Tuesday, April 21, 2009

All about Alphas 5 - Anne McAllister

So, sticking with the Modern/Presents authors today as well - my next contributor will come as no surprise to anyone, not after I posted how much I enjoyed her latest release, Savas' Defiant Mistress.


Today's poster is of course Anne McAllister.

When so many people do seem to think that Alpha = brute, bully, domineering thug . . . that description just doesn't fit Anne's heroes at all. It shouldn't fit any hero either in my personal opinion - how can a bully be a hero? And what I personally love about Anne's heroes is that there's no way those accusations can be levelled at them.

Which is why I wanted her to take part in this discussion. Because Anne's heroes help prove how impossibly narrow, constrictive and just plain wrong those stereotypes are. They show that, with Alphas, as with any other form of good writing, you can't write 'by the rules' because there aren't any. Anyone who has read Savas' Defiant Mistress - and if you haven't, you should - can't be under the illusion that Sebastian is anything but an Alpha. But bullyig? Domineering? Thuggish? No way!

You'll find what I think about this book earlier on my blog here and here's what Anne has to say:



I often hate discussing the "Alpha hero" because the discussion so often leads
to either supporting or slapping down a cardboard character I find unpleasant at
best.



The stereotypical cardboard Alpha seems often to be a wealthy,
arrogant know-it-all who throws his weight around and not only misunderstands
but bullies everyone in sight. Certainly these characteristics can be associated
with "powerful" men or rather, men who abuse power. But, to me, none of them
make a man an Alpha.



Are they really men you would want to follow? Men you would trust? Men you could fall in love with?


Not me. I can't be bothered.


For me an Alpha hero is a guy who gets the job done. It's as simple as that.
He's honorable and reliable and dependable. He's the one who -- despite what
he says or what anyone else says -- will never let you down. Even if he doesn't
want to do it, he will do what needs to be done. And because he's competent, he
succeeds.


He doesn't have to be brutal or arrogant or wealthy or a bully to
do any of that.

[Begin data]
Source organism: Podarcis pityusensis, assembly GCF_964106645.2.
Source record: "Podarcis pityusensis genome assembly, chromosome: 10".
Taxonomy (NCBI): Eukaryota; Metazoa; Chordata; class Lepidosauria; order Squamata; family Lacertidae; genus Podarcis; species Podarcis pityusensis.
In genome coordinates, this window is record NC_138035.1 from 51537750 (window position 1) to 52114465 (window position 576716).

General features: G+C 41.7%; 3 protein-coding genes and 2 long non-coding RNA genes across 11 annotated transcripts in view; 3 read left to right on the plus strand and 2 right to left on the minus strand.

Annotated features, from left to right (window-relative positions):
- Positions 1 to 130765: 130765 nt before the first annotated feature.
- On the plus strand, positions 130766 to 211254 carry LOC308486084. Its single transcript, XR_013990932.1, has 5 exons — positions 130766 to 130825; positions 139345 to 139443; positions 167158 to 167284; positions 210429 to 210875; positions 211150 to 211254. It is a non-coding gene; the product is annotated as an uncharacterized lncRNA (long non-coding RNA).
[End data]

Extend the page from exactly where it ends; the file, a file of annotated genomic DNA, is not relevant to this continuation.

He is not, however, perfect. Usually he's anything but. I guess you could make a hero brutal, arrogant and a bully and reform him, but it doesn't particularly interest me. What interests me is seeing him find the courage to face his own flaws and overcome them -- getting that job done. That's what makes him truly and fully an Alpha hero in my book.



Seb, for example, in Savas' Defiant Mistress, will do anything for his sisters, for his family, for his work. He fits the Alpha bill at the start. But he's flawed. Inside
where it counts -- for himself -- he is a man who doesn't trust. If you know
where he comes from, you understand why. But knowing why, which Seb does -- and making up your mind to do something about it -- are not the same thing.



That's the journey he takes in the story. He has all the Alpha
characteristics -- with regard to others -- at the start. He does what everyone
else needs him to do. But he short changes himself. He's there for everyone in
the family, but when he faces doing what needs to be done for his own future
happiness, he's not quite so sanguine.


What makes Seb fully an Alpha -- the leader of the pack (or in this case a family) at the end of the book -- comes from his ability to finally confront that fear, to accept the love of a good woman, to trust it (and her). Then he's even better than before.


He's a real Alpha hero -- a complete fully integrated human being.



You probably don't need me to remind you that Anne's latest release is none other than the already mentioned Savas's Defiant Mistress which is out right now in Presents and coming in May in the UK's Modern Romance.




Inexperienced and out of her depth!




The friction between Sebastian Savas and his new employee is instant. But unfortunately the lusciously curvy Neely Robson is also the tenant in the property he has just added to his portfolio.




Neely cannot share her home with iceman Savas: the tension is palpable! On the surface she can take it, but underneath her lack of worldliness is making her quiver. Living and working with Neely, Seb realises he’s made an error. But the benefits of discovering Neely’s inexperience far outweigh the annoyance of being wrong!

6 comments:

Napier John said...

Seb is a total joy, Anne. I'm in love :)

Liz Fielding said...

Oops, the dh has been logging into his account.

Seb is a total joy, Anne. I'm in love :)

Anne McAllister said...

Thank you, Liv! (and John)

Annie West said...

Anne, I'm currently reading your 'Antonides Forbidden Wife' (yes, I'm behing the times) and am having such fun. It's a terrific story and I'm in awe of your ability to bring it off, especially with so many fascinating family members appearing, with such ease. PJ is a great hero.

I'm already looking forward to your next one.

Annie

lidia said...

The book is in my TBR pile. Now to find the time to read it.

Quite frankly lately I've been buying books and reading less and less. As a result my TBR is growing and growing.

Will need to dig up Anne's book to the top!

Anne McAllister said...

Annie, thank you. I'm glad you're enjoying PJ and Ally. There were a lot of people in that book, but there are lots of people in his family -- and it's a part of his gift to Ally, offering her his family as her own.

Lidia, when you find it in your TBR pile, I hope you enjoy it!

 

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